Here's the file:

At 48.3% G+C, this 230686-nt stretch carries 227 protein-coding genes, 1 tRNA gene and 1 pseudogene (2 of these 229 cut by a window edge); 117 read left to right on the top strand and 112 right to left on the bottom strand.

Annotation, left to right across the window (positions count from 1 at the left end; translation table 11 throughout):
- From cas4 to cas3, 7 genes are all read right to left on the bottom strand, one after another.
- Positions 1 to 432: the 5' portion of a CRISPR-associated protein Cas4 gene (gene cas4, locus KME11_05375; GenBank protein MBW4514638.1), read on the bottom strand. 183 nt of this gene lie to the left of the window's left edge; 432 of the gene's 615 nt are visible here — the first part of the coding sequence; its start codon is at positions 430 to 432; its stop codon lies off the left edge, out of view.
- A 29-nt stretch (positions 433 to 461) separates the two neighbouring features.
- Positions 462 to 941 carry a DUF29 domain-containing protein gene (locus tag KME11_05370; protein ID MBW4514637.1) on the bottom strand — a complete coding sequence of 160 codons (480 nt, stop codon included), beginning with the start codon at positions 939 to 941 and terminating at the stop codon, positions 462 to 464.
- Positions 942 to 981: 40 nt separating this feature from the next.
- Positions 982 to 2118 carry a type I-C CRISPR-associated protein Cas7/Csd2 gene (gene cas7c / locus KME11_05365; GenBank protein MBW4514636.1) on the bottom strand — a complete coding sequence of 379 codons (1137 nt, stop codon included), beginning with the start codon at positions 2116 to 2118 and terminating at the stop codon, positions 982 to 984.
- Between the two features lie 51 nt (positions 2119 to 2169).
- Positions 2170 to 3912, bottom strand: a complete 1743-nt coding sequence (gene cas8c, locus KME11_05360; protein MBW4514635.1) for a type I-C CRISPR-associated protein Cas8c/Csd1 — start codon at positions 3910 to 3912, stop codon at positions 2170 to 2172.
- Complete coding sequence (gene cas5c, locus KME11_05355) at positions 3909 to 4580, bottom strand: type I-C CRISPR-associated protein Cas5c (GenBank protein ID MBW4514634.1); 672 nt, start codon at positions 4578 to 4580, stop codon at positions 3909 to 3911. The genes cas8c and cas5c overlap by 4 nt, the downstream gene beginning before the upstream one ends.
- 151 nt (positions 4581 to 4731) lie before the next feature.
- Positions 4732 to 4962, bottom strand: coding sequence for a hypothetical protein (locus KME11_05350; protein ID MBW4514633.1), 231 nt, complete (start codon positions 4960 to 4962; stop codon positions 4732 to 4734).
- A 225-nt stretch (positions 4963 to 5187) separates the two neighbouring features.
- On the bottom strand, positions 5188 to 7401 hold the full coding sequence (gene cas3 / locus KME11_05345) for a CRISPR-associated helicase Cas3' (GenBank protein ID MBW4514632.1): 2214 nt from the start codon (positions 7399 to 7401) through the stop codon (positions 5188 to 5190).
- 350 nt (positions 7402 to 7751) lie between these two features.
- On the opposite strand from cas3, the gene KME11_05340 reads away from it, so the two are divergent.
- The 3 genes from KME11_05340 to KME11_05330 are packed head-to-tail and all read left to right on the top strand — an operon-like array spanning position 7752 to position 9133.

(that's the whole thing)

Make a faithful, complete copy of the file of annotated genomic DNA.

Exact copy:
At 48.3% G+C, this 230686-nt stretch carries 227 protein-coding genes, 1 tRNA gene and 1 pseudogene (2 of these 229 cut by a window edge); 117 read left to right on the top strand and 112 right to left on the bottom strand.

Annotation, left to right across the window (positions count from 1 at the left end; translation table 11 throughout):
- From cas4 to cas3, 7 genes are all read right to left on the bottom strand, one after another.
- Positions 1 to 432: the 5' portion of a CRISPR-associated protein Cas4 gene (gene cas4, locus KME11_05375; GenBank protein MBW4514638.1), read on the bottom strand. 183 nt of this gene lie to the left of the window's left edge; 432 of the gene's 615 nt are visible here — the first part of the coding sequence; its start codon is at positions 430 to 432; its stop codon lies off the left edge, out of view.
- A 29-nt stretch (positions 433 to 461) separates the two neighbouring features.
- Positions 462 to 941 carry a DUF29 domain-containing protein gene (locus tag KME11_05370; protein ID MBW4514637.1) on the bottom strand — a complete coding sequence of 160 codons (480 nt, stop codon included), beginning with the start codon at positions 939 to 941 and terminating at the stop codon, positions 462 to 464.
- Positions 942 to 981: 40 nt separating this feature from the next.
- Positions 982 to 2118 carry a type I-C CRISPR-associated protein Cas7/Csd2 gene (gene cas7c / locus KME11_05365; GenBank protein MBW4514636.1) on the bottom strand — a complete coding sequence of 379 codons (1137 nt, stop codon included), beginning with the start codon at positions 2116 to 2118 and terminating at the stop codon, positions 982 to 984.
- Between the two features lie 51 nt (positions 2119 to 2169).
- Positions 2170 to 3912, bottom strand: a complete 1743-nt coding sequence (gene cas8c, locus KME11_05360; protein MBW4514635.1) for a type I-C CRISPR-associated protein Cas8c/Csd1 — start codon at positions 3910 to 3912, stop codon at positions 2170 to 2172.
- Complete coding sequence (gene cas5c, locus KME11_05355) at positions 3909 to 4580, bottom strand: type I-C CRISPR-associated protein Cas5c (GenBank protein ID MBW4514634.1); 672 nt, start codon at positions 4578 to 4580, stop codon at positions 3909 to 3911. The genes cas8c and cas5c overlap by 4 nt, the downstream gene beginning before the upstream one ends.
- 151 nt (positions 4581 to 4731) lie before the next feature.
- Positions 4732 to 4962, bottom strand: coding sequence for a hypothetical protein (locus KME11_05350; protein ID MBW4514633.1), 231 nt, complete (start codon positions 4960 to 4962; stop codon positions 4732 to 4734).
- A 225-nt stretch (positions 4963 to 5187) separates the two neighbouring features.
- On the bottom strand, positions 5188 to 7401 hold the full coding sequence (gene cas3 / locus KME11_05345) for a CRISPR-associated helicase Cas3' (GenBank protein ID MBW4514632.1): 2214 nt from the start codon (positions 7399 to 7401) through the stop codon (positions 5188 to 5190).
- 350 nt (positions 7402 to 7751) lie between these two features.
- On the opposite strand from cas3, the gene KME11_05340 reads away from it, so the two are divergent.
- The 3 genes from KME11_05340 to KME11_05330 are packed head-to-tail and all read left to right on the top strand — an operon-like array spanning position 7752 to position 9133.